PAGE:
Electronic submission pilot aims to reduce costs for healthcare providers

The Centers for Medicare and Medicaid Services’ (CMS) electronic submission of medical documents (esMD) pilot scheme could allow Medicare review contractors to deliver data electronically, reports Information Week. This system may prove to be more cost-effective than existing methods.

The scheme aims to permit healthcare providers to submit data to review contractors through one of seven third-party health information handlers (HIH). NaviNet, HealthPort and RISARC have all begun development of esMD gateways, according to the CMS. An additional 11 healthcare IT companies have applied to become HIHs, including AT&T, Craneware, Proficient Health and Greenway.

The esMD pilot is structured into two phases. During phase one, CMS review contractors will continue to send requests for supporting documentation to healthcare providers by fax and mail, and clinicians will have the option of submitting the data electronically.

Phase one is due to commence in August. Phase two, which will go live in 2012, will enable review contractors to send requests to healthcare professionals electronically.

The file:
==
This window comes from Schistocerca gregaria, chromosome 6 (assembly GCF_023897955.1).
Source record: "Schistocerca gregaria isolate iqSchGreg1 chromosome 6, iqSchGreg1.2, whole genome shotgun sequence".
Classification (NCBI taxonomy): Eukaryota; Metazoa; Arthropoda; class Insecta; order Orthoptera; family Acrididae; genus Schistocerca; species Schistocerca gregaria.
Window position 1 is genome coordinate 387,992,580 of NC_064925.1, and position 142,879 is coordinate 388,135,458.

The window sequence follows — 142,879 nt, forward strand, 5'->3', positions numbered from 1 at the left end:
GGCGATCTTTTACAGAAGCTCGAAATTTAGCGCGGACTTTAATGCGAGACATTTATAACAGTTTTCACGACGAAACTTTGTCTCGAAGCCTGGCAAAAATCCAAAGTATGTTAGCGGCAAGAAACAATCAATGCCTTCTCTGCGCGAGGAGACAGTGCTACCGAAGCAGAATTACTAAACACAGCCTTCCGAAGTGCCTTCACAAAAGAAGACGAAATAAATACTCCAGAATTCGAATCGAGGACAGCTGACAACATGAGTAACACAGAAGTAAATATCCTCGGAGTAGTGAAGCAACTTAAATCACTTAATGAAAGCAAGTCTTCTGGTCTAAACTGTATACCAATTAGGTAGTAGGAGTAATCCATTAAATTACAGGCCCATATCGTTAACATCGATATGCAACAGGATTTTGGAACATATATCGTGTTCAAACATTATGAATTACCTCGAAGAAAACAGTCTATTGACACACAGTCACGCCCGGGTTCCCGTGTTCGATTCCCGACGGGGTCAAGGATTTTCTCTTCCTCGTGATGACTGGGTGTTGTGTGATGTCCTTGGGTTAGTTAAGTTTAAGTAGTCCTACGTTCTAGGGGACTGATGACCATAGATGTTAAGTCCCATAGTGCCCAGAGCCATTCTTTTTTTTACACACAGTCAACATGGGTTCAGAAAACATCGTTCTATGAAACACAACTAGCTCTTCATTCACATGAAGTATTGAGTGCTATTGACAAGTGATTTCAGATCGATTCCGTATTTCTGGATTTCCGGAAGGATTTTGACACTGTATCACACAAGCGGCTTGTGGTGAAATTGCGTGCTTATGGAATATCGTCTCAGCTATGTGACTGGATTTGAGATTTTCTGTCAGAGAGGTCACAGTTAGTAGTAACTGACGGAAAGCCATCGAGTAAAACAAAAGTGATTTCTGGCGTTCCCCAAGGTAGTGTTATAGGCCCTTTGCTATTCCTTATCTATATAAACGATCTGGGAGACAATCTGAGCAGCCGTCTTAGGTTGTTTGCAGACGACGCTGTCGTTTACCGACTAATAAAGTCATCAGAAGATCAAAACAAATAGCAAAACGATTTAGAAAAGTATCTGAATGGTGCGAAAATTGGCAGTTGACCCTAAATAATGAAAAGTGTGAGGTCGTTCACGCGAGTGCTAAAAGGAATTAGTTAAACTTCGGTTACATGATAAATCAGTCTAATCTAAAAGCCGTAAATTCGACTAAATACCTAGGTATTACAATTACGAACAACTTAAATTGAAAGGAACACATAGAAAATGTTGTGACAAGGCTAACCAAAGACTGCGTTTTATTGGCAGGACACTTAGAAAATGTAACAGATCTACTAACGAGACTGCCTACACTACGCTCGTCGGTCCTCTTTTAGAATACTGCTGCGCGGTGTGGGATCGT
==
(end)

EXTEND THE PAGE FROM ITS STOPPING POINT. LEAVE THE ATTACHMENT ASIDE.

CMS spokesman Joseph Kuchler told Information Week that “the primary intent of the esMD program is to reduce provider costs and administrative costs by minimizing paper processing and mailing of medical documentation to Medicare and Medicaid review contractors.”

According to the CMS, the review contractors who are participating in the esMD pilot include the Recovery Audit Contractor, the Medicare Administrative Contractor, Comprehensive Error Rate Testing contractor and Program Error Rate Measurement Contractor. Zone Program Integrity Contractors are expected to join the program in October 2011.

Information Week reports that NaviNet will implement its Doc Xchange software to send healthcare provider data through the open source CONNECT gateway. The news outlet further states that Laurance Stuntz, NaviNet’s senior vice president of product integration, estimates that healthcare providers could save, on average, $100 per provider per month by submitting records to the CMS electronically.

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